I also know how easy it is fail at starting a business so I want to go into whatever endeavor I pursue fully aware of everything I ought to do to be success. That’s where these classes have come in! Continue reading below to see what classes I’ve taken, what I value I found, and where they fell short for me.

“What You Must Know Before Your Start a Business” by KC Tan | 16 minutes

I started with this video because it was short and seemed like it might be a good introduction to ideas I need to consider at the beginning stage of starting a business. If you know next to nothing about what you would like to sell online, Tan provides a concise, straight-forward introduction to options.

I identified that the types of business I’m most interested in are: 1) selling physical and virtual products, 2) selling services, and 3) selling advertising space as a way of monetizing my blog.

This course does not go into how to actually start any of these specific types of business, but it does warn you of start-up costs that you should keep in mind. I was already aware of most of these things, so this course did not teach me anything new that I would’ve liked to know. But it did help me start thinking about what where I wanted to focus my research.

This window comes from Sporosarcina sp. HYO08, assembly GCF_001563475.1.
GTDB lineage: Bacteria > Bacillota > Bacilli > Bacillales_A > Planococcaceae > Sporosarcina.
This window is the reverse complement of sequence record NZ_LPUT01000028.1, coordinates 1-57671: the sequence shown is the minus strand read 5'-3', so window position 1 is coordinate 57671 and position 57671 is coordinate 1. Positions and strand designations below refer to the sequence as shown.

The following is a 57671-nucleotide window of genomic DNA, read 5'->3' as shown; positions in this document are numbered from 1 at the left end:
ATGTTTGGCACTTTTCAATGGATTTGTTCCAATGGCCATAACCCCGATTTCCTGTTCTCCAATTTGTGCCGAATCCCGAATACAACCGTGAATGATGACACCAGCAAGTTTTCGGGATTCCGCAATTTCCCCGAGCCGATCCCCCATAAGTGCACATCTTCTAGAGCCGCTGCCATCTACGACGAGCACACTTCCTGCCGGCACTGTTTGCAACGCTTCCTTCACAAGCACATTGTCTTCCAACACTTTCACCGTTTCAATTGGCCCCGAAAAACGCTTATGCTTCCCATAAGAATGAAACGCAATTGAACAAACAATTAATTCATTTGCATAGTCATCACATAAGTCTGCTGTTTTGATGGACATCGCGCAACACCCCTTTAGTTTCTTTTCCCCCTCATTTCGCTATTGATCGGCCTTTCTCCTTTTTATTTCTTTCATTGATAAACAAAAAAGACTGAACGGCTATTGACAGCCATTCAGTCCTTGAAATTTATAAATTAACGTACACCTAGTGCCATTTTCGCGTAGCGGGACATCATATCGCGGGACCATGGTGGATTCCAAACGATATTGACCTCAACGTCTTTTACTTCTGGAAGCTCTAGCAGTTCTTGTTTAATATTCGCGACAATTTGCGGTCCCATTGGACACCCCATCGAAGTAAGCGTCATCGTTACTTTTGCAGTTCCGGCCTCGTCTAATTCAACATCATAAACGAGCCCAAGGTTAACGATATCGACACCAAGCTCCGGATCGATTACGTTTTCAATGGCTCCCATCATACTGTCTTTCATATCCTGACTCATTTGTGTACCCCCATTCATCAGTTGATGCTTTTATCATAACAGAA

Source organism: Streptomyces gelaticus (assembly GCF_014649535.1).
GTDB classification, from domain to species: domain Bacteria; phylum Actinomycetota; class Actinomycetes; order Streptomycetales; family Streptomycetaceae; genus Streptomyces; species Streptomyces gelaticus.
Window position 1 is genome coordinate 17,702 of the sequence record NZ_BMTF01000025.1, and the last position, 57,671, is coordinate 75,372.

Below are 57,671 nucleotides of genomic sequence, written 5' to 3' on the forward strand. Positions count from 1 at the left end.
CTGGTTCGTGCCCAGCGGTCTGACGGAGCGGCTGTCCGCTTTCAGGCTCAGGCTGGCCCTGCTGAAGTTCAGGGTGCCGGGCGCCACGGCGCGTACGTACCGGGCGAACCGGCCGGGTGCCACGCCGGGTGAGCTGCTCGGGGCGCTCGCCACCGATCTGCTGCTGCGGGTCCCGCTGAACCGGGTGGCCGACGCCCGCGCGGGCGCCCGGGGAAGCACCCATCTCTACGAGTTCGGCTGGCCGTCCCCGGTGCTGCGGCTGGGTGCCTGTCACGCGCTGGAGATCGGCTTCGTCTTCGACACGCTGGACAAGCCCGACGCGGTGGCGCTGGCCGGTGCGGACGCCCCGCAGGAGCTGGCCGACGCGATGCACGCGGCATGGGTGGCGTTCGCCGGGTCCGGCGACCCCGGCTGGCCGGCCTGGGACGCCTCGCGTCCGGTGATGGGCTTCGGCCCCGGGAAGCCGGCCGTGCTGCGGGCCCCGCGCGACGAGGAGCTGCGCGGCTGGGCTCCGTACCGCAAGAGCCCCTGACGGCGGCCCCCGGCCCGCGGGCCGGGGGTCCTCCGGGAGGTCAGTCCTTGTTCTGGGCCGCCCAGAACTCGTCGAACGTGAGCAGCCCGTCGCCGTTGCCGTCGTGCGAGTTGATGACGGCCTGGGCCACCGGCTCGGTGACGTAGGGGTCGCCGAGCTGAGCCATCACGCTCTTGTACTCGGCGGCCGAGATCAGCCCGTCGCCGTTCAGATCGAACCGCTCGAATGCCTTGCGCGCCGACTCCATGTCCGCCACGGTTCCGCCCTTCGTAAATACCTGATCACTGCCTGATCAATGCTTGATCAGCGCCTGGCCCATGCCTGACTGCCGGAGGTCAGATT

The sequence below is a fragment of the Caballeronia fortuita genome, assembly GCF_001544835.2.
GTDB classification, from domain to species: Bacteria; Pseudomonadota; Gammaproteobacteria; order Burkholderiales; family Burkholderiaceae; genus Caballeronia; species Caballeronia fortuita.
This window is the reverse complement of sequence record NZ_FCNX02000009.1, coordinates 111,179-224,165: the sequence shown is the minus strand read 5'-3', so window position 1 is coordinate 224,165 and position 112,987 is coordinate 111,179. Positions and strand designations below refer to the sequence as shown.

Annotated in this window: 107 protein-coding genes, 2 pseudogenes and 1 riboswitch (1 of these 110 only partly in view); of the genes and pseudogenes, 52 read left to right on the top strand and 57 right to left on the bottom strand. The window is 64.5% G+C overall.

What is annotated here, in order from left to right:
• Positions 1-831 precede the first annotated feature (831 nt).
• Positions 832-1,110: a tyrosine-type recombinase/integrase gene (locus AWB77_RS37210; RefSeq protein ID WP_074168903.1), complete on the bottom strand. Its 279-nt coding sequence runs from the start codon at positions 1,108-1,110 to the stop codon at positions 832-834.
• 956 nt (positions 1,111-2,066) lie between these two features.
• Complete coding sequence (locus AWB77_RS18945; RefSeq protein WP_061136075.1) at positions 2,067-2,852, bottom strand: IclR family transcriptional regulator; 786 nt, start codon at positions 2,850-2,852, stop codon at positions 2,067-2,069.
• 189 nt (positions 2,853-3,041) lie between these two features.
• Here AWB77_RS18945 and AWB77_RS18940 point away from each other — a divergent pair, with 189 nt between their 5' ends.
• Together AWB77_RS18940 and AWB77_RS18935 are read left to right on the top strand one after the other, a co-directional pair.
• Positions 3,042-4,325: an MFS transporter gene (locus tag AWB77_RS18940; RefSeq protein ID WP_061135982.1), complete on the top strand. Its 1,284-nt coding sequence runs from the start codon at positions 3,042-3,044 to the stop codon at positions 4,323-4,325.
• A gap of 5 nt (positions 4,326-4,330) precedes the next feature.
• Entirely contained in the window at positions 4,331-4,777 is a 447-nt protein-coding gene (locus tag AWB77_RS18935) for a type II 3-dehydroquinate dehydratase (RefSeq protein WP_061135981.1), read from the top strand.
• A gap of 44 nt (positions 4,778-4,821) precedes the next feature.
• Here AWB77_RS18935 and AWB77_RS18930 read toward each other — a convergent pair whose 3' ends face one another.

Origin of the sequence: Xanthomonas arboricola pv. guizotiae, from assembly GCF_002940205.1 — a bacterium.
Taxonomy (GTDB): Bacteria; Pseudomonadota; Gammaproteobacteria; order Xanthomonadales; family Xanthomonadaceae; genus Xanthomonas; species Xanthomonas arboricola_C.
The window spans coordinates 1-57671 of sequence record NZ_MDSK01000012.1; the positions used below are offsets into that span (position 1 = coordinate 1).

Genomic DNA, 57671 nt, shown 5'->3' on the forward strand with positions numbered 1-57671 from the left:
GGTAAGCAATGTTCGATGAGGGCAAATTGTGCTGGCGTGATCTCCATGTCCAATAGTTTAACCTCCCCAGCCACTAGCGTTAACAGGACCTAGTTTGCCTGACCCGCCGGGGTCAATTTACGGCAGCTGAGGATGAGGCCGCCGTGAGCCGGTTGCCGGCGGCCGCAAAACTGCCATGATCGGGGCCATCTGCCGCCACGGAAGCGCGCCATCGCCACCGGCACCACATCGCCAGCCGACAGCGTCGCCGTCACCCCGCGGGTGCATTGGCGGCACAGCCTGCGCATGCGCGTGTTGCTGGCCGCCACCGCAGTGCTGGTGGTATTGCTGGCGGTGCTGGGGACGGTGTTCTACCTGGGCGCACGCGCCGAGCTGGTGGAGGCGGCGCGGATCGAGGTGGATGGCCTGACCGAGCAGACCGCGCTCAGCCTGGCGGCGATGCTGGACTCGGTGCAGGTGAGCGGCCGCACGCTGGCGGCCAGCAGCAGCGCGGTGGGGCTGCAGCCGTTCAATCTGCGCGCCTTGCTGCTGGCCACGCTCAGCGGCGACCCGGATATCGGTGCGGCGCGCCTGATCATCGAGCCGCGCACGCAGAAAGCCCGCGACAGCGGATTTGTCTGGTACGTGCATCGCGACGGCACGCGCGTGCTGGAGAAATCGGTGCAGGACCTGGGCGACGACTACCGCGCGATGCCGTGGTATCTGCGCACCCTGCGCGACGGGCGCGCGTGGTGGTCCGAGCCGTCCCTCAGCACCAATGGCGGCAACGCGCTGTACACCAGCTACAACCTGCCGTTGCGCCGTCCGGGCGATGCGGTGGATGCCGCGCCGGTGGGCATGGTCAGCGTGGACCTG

“Starting a Home Business: Why Most Businesses Fail, and How You Can Start a Profitable One!” KC Tan | 57 minutes

This course was much more comprehensive than the course I talk about above. Tan provides a lot of really good information about things that are not so obvious to think about, such as:

  • What mistakes to avoid
  • Whom you should network with and how to do it properly
  • Whom you want as contacts
  • How to convert your target market into customers

He also suggests skills that a good small business owner should have and consistently develop.

The main disappointment for me regarding this course is that the teacher is based in Singapore, so the legal side of things is not directly applicable to me. On the bright side, it did help me formulate the questions I need to ask myself, such as how much risk I’m willing to take on.

“Limited Liability Company (LLC): Easily Form Your Own LLC” by Sam Mollaei | 1 hour 22 minutes

The last video I review was about the specific kind of business I’ve thought might be the most applicable to anything I started, a Limited Liability Company (LLC). Mollaei covers the steps of forming an LLC from the legal stand-point, plus some tips on how to save money when it comes to taxes. A lot of that information went over my head to be honest, although I took notes to refer to when/if the time ever came to it.